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While they may be a hindrance these days, heels were originally created for practical reasons. High heels on boots were first worn by men so that their shoes stayed in the stirrups while riding horses into battle. Then women in Italy started wearing huge platform shoes to raise them above the garbage and feces in the streets. While they kept the muck off of their dresses, the platforms, which could be up to a foot high, did make it virtually impossible to walk around unaided. But it was a tiny princess who gave us the high heel as we know it today.

While her exact height is lost to history, we know that Catherine de Medici was short even for her time period. (Centuries of royal inbreeding will do that to you.) And when her marriage was arranged to the French King Henri II in 1547, this became a problem. Her hubby-to-be had a really beautiful, really tall mistress named Diane who he was besotted with, and Catherine wanted to look better than her at the wedding. She couldn't do anything about her looks, but she could do something about her height. She ordered her shoemaker to make an entirely new type of shoe, one that had a platform that was shorter in the front than in the back. This new high heel added inches to her height and allowed her to walk around on her own. But in the end it was all for nothing, as Henri still favored his mistress over his wife until the day he died. (The shoe above is circa the 1760s.)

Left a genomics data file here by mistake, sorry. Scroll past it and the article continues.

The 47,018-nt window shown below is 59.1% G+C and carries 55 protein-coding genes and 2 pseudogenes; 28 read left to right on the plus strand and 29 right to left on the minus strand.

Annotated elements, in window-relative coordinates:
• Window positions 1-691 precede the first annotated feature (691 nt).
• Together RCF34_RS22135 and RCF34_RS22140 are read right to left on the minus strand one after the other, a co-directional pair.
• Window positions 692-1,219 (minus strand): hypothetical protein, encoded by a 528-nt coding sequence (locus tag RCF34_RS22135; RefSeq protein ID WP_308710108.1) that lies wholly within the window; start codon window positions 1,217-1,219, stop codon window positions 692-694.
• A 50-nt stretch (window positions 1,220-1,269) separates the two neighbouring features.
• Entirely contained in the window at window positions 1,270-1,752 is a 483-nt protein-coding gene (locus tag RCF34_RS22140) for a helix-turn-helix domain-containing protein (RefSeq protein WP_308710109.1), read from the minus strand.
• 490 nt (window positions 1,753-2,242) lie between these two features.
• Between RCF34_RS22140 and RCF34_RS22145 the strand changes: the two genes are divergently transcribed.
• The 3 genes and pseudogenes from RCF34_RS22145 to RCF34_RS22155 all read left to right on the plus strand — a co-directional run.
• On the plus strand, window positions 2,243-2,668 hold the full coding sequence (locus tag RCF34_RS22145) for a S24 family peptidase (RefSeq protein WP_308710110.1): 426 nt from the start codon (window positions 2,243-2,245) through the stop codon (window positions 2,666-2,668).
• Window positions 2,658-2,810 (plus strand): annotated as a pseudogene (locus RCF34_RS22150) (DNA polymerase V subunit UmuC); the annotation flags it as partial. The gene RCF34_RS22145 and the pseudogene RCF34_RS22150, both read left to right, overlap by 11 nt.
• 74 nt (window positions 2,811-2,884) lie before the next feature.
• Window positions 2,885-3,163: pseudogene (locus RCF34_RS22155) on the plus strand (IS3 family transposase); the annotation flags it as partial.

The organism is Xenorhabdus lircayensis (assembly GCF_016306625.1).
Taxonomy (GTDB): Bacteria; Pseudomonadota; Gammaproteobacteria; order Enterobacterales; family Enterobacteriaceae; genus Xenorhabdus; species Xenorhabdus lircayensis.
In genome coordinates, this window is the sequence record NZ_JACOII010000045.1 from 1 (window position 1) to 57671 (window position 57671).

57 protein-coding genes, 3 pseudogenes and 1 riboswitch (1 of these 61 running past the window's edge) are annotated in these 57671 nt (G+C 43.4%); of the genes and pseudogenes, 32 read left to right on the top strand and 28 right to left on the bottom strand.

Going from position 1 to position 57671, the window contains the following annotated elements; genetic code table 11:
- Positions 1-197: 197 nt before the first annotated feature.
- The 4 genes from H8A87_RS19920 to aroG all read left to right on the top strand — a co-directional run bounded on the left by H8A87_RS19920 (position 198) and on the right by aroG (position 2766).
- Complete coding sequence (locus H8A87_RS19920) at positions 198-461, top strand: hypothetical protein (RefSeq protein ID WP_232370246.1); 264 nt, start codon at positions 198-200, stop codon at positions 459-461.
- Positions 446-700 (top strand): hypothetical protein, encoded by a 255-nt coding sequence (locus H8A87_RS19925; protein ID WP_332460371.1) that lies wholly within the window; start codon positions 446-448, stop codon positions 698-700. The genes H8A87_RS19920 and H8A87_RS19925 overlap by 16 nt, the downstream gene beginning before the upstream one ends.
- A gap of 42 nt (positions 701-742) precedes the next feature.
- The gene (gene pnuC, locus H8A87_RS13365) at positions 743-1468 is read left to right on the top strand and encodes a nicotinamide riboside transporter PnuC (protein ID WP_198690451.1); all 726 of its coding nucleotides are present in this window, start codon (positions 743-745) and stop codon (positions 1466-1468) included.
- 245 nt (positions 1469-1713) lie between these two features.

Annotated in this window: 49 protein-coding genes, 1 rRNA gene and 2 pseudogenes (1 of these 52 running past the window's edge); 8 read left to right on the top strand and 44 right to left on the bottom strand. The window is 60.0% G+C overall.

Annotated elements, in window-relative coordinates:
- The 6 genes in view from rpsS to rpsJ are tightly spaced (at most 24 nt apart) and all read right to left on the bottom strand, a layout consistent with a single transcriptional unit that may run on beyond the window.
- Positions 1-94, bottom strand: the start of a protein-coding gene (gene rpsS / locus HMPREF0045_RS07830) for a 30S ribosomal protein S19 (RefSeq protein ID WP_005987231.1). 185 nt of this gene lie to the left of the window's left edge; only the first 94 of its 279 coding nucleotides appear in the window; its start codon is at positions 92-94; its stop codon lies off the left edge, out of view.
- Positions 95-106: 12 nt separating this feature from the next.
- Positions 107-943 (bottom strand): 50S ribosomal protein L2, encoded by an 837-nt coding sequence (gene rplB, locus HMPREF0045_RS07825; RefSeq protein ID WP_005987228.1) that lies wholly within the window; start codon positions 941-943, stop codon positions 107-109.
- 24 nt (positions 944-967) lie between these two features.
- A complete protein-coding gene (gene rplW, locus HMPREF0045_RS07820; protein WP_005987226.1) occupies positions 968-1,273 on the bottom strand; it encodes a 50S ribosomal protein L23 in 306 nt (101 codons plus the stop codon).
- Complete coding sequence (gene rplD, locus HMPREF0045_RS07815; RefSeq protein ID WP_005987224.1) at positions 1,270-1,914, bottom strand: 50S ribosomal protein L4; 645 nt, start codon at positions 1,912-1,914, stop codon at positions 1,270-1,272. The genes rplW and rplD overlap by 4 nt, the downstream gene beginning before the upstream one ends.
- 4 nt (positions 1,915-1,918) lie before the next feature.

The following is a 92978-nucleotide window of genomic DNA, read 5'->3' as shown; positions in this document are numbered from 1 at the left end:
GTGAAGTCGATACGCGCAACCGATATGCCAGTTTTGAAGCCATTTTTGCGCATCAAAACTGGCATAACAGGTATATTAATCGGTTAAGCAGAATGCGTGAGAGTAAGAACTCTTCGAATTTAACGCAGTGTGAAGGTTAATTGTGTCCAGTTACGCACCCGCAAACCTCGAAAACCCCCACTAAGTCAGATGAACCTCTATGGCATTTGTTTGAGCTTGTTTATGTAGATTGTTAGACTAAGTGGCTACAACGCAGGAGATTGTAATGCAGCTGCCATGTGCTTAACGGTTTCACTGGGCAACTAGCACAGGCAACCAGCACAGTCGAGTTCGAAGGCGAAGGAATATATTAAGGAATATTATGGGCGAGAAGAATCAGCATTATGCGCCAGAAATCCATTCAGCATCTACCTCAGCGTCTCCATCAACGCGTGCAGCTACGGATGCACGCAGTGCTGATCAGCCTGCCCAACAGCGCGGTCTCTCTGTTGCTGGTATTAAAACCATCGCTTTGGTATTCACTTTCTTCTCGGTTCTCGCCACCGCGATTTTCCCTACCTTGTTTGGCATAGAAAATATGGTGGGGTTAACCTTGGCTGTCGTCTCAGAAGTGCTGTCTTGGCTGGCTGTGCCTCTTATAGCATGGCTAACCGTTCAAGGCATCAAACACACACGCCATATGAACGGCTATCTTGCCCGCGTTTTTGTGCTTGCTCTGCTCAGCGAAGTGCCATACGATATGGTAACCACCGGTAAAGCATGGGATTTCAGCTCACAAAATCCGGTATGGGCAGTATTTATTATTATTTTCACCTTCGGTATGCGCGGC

5. The Bikini

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Today’s go-to swimsuit for anyone who wants to show off her body, the bikini has fallen in and out of fashion through history. There is written evidence that women in Ancient Greece wore two-pieces, and the Romans actually memorialized the display of flesh in mosaics. Women during that time period wore them to work out, making the small scraps of cloth surprisingly modest when you consider what male athletes of the time were wearing.

When Pompeii was excavated they in the early 1800s, workers discovered a perfectly preserved statue of Venus wearing only a gold bikini. The King of Naples was so shocked by this find that he had it hidden away in a secret room, where only "mature persons of secure morals" were allowed to view it.